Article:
The appellant seeks to have this Court hold that the loss in rentals suffered by the appellee can not be recovered. In making this claim it disregards in toto that firmly established rule of special damage, known as the second rule in the leading case of Hadley v. Baxendale, 9 Exch. 354, and frequently quoted and reiterated by this Court, and by the Courts of all States and countries to which the common law has spread. The rule amounts to this. When a contract is made under special circumstances and those circumstances are communicated by one of the contracting parties to another, the damages resulting from the breach of the contract which they would reasonably contemplate are the amount of the injury which would ordinarily follow from a breach of contract under such special circumstances. Arctic Ice Co. v. Md. Ice Co., 79 Md. 107; Webster v. Woolford, 81 Md. 331.

This law of special damage is well expounded in the recent case of Machine Co. v. Compress Co., 105 Tenn. 204. "If it appear by surrounding circumstances that the contract was entered into and known by both parties to be entered into, to enable one of them to serve or accomplish a particular purpose, whether to secure a special gain, or to avoid an anticipated loss, the liability of the other for violation and the amount of damages will be fixed with reference to the effect of breach in hindering that object. The proof of such circumstances makes it manifest that such damages were within contemplation of the parties. Looking alone to the contract — silent as to such circumstances — such damages appear to arise very remotely and collaterally to the undertaking violated. But when the contract is considered in connection with the extrinsic facts there is established a natural and proximate relation of cause and effect between the breach and the injury."

The complete rule of damage is well set forth in Boutin v. Rudd, 27 C.C.A. 529, in which special losses resulting from a failure to tow a schooner were recovered the Court saying, such recovery should include both the consequences naturally following from the breach and such consequences as seem natural only in the light of special circumstances communicated to the defendant at the time of the contract.

In New York Mining Co. v. Fraser, 130 U.S. 622, the purchaser of machinery which turned out to be defective recovered as part of his special damages, the wages paid his workmen during their enforced idleness, caused by the defective machinery; and by way of counter claim the purchaser recovered a verdict of $10,500.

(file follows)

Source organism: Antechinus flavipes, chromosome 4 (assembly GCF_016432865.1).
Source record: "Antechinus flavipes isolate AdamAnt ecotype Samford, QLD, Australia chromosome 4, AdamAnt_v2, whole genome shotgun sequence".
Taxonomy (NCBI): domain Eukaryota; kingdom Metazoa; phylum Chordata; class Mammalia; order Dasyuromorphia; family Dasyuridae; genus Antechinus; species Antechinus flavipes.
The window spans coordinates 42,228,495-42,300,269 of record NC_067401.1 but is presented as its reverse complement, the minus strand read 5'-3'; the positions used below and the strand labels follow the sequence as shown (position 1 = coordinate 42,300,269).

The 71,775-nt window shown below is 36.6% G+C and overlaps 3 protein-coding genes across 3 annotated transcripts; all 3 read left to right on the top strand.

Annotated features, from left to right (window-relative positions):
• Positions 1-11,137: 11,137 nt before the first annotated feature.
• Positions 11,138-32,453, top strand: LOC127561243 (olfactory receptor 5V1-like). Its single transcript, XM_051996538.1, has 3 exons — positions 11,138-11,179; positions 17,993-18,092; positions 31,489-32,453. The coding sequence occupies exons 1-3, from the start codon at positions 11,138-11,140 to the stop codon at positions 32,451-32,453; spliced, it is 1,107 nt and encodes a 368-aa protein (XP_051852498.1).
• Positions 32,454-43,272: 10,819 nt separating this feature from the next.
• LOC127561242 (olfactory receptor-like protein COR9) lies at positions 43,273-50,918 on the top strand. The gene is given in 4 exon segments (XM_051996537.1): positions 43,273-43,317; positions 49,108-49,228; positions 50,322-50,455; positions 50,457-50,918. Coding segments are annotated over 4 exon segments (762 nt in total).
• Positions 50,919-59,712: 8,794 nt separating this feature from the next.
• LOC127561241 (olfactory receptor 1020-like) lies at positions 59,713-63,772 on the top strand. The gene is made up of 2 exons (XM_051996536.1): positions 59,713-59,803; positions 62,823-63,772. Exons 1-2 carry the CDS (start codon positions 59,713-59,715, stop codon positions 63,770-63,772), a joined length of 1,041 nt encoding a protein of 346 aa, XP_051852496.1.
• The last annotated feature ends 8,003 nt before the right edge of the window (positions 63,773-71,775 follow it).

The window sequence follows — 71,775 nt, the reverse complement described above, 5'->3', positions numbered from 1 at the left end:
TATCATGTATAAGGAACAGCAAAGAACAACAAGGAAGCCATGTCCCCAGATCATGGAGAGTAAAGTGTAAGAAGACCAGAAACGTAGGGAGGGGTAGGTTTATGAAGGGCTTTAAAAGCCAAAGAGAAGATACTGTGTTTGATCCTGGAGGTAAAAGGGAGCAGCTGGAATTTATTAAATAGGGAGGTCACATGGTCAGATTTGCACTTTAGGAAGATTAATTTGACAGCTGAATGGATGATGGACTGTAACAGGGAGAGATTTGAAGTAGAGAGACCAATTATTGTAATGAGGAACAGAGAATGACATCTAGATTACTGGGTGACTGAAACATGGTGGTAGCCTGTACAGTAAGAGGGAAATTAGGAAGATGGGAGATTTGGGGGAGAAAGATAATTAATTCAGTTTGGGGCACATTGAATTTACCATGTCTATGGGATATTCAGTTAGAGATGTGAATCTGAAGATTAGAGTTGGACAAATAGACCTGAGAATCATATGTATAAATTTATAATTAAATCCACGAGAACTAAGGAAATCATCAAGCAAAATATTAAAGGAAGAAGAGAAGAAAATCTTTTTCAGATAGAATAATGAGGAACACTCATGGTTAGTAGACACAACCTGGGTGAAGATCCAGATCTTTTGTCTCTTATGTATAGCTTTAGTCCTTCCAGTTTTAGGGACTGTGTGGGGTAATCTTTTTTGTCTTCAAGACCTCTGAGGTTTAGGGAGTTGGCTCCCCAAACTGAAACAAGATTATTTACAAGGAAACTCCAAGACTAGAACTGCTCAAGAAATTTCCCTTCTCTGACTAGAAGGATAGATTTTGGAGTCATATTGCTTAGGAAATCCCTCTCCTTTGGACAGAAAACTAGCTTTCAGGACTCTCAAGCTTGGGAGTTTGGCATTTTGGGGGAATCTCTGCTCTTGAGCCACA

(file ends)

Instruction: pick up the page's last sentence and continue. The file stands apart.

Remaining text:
The cases are innumerable in which special consequences, within the terms of the contract and within the reasonable contemplation of the parties, are construed as warranting special damages.

In Gas Light Co. v. Colliday, 25 Md. 1, 17-18, the special circumstances were that the advantageous use and disposal o the plaintiff's house, depended upon its being supplied and equipped with gas. It was easily in contemplation that the house, with such advantages, would command a certain rent which would be materially diminished by being deprived thereof. This Court held the rental depreciation "a proper and fair element in the estimate of damages."

In Furstenberg v. Fawsett, 61 Md. 187, 191, the contract broken was for the purchase of certain standing timber, to cut and haul it away. Not only was the seller allowed to recover the difference between the contract price and the market price, but this Court added, "there is another element of damage that must not be overlooked. It is safe to say that one of the inducements on the part of the plaintiff to enter into this contract, and that one of the objects in contemplation of both parties to it was to have the land cleared for cultivation within two years (the time for the operation of the contract). The necessary result of a failure thus to clear it was to deprive the plaintiff of the use of it, for a time at least as arable, tillable land, and for such deprivation he is clearly entitled to such damage as the jury upon proper evidence shall find he has actually sustained thereby."

In Colvin v. Oil Company, 66 S.C. 66, 67, the stock of cotton seed, spoiling in a factory, retarded by machinery proving defective, was held to be one of the items of special loss recoverable from the vendor of the machinery.

In Laufer v. Boynton Furnace Co., 84 Hun. 311, on account of defective heating plant, flowers in greenhouse died; this loss was held recoverable. In re Nimrod, 141 Fed. 215, damages were allowed recovered for loss of the use of a tug boat to which defective machinery has been supplied by the defendant, of course the cost of replacing the bad machinery was also allowed.

A case having all the elements of the one at bar is that of Dixon, Wood Co. v. Phillips Co. 169 Pa. 168, where there was a failure to provide a proper generator tank melting furnace, the Court held that the measure of damage should embrace. 1. Amount expended to complete. 2. Expenses incurred and material lost so long as it was reasonable to operate it in ascertaining whether it would operate successfully. 3. Expenses in preserving tank and material in it, while making changes. 4. Fair compensation for the use of the plant while deprived of its use.